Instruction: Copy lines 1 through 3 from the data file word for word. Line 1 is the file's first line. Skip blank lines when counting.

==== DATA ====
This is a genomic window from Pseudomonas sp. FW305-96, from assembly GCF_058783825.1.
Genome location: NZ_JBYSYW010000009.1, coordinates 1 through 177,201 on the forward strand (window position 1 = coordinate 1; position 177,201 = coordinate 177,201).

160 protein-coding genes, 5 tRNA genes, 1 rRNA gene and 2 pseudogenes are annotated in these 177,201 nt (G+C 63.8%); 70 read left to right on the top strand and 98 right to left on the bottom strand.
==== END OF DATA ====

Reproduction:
This is a genomic window from Pseudomonas sp. FW305-96, from assembly GCF_058783825.1.
Genome location: NZ_JBYSYW010000009.1, coordinates 1 through 177,201 on the forward strand (window position 1 = coordinate 1; position 177,201 = coordinate 177,201).

160 protein-coding genes, 5 tRNA genes, 1 rRNA gene and 2 pseudogenes are annotated in these 177,201 nt (G+C 63.8%); 70 read left to right on the top strand and 98 right to left on the bottom strand.